6 Ways Marketers Misunderstand Analytics & Reporting

Tim Holdsworth
Posted by Tim Holdsworth on November 11, 2014

The underlying strength of digital marketing tactics is their measurability. While older marketing approaches—display advertising, broadcast messaging, etc.—relied exclusively on reaching a large exposure audience hoping that a sliver would pay attention, almost every digital tactic can be precisely measured with digital feedback. Take email for example. Unlike direct mail, the technology that enables mass sending also tells you who opens the email, if they take a look at your message, and when they do so. This means there is a rich source of information available that can be used to analyze the performance of your email campaign or any other digital marketing actions you deploy.

The problem is, the more data marketers tend to get, the less they know how to analyze accurately. Misconceptions grow, and soon, you have odd (and largely unuseful) categories like "impressions" appearing in reports meant to show the real sales value of what marketing is doing. If you’re not careful, bad analytics misconceptions can negatively affect how your marketing efforts are perceived and/or lessen their value to your company. Let’s take a look at 6 of the most common problems in this area:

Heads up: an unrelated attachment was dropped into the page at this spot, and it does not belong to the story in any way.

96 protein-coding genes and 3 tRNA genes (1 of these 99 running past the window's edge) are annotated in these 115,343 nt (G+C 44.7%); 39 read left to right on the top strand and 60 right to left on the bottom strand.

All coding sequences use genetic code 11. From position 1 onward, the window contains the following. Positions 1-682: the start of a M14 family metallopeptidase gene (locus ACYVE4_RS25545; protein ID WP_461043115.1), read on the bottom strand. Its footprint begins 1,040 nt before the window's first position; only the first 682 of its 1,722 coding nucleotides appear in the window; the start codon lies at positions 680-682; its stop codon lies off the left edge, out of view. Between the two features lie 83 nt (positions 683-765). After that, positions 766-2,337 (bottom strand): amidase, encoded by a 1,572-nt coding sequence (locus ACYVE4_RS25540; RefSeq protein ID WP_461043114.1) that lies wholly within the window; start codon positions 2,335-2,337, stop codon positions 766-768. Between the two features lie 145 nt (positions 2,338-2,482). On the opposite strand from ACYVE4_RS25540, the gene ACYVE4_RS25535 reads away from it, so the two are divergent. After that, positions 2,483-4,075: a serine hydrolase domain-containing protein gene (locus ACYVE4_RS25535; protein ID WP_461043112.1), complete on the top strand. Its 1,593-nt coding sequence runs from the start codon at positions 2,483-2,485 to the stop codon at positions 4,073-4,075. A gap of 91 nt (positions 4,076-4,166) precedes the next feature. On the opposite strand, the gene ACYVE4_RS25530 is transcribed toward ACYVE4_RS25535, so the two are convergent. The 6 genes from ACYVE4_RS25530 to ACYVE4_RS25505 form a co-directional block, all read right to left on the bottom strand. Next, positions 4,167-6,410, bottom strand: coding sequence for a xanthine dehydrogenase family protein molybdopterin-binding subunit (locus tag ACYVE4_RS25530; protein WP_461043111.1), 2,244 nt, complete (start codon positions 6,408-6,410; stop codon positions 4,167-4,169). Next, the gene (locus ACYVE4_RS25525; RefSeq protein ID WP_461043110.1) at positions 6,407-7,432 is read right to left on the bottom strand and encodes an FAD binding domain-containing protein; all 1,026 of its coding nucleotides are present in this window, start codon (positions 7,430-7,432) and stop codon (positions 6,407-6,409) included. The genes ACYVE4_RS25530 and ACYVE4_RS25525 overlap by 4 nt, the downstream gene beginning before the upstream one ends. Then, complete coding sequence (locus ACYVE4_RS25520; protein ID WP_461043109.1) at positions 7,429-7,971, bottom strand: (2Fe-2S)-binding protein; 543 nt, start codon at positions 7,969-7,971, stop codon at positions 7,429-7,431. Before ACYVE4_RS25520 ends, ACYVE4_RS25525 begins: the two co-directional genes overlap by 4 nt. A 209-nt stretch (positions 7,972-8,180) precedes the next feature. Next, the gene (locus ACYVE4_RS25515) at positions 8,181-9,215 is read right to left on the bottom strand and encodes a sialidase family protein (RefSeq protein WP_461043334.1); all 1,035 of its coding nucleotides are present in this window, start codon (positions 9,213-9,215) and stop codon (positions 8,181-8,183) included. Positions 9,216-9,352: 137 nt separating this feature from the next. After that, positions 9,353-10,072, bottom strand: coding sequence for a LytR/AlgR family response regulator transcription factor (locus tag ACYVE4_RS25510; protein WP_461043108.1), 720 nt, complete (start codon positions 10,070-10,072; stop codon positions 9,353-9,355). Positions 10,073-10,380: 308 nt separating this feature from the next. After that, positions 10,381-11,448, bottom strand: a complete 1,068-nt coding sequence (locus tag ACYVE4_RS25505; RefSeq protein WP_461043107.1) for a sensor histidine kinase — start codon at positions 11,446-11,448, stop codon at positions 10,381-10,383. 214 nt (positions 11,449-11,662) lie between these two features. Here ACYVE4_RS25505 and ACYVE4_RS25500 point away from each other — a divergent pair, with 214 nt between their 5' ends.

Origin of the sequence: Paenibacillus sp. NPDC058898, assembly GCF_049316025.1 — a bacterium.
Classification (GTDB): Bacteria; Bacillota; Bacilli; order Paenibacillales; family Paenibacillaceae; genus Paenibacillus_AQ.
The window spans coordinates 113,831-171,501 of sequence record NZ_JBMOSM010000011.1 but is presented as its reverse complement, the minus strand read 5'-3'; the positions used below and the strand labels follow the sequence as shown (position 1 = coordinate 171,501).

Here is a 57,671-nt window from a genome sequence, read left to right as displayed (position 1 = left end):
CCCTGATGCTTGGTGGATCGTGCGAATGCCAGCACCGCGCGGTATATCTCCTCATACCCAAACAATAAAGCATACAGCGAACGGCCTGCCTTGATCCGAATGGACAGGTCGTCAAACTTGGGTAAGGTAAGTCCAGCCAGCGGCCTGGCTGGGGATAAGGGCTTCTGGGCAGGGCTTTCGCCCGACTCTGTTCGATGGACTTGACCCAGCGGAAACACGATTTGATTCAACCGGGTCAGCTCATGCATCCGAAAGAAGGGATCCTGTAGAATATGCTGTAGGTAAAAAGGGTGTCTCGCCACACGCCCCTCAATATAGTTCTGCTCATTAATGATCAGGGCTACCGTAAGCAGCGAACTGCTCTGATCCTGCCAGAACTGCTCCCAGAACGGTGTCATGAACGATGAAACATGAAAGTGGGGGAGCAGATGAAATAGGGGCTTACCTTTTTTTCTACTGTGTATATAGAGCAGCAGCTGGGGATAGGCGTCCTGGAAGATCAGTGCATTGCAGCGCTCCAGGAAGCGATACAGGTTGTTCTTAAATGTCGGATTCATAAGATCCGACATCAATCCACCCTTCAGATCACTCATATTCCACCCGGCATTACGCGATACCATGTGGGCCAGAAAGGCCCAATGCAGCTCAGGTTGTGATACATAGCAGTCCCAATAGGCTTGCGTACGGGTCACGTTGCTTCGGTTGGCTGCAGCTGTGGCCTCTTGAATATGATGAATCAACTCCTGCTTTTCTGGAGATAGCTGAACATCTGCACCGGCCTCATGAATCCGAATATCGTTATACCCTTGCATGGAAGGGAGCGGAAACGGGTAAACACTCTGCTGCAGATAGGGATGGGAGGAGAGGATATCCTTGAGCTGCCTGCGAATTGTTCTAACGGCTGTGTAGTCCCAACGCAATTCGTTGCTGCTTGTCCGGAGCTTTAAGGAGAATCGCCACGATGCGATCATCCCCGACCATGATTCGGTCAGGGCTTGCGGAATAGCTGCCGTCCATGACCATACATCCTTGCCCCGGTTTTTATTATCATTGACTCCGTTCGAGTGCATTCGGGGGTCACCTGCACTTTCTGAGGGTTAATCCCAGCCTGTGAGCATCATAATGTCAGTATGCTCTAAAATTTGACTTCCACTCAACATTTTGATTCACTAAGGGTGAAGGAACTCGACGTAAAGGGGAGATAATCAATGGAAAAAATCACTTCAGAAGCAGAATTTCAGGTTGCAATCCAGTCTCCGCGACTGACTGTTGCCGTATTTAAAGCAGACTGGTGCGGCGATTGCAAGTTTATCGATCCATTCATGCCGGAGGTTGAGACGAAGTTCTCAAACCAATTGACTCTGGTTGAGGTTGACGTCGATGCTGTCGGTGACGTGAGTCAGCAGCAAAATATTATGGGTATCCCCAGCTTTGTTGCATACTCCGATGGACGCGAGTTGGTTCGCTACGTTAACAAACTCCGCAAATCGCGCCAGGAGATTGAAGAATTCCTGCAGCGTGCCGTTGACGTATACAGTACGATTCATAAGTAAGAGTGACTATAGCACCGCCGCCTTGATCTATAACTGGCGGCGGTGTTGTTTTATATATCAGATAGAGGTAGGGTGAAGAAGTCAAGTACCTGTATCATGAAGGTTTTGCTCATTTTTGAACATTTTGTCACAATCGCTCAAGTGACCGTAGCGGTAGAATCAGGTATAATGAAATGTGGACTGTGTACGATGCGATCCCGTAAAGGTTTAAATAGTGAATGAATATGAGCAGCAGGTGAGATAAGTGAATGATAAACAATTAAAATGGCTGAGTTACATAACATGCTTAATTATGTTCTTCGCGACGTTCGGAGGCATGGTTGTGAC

1. Analytics is Just Counting Numbers

Yes, numbers are involved in analytics and counting them up is a step in the process. However, just having a list of the total number of visitors for the past quarter or knowing Facebook is generating 400 visits to your site each month doesn’t do you much good. According to the great definition on Wikipedia, web analytics is the measurement, collection, analysis and reporting of web data for purposes of understanding and optimizing web usage. Having numbers compiled is nice, but you have to use them and understand what they’re saying to improve your online marketing initiatives.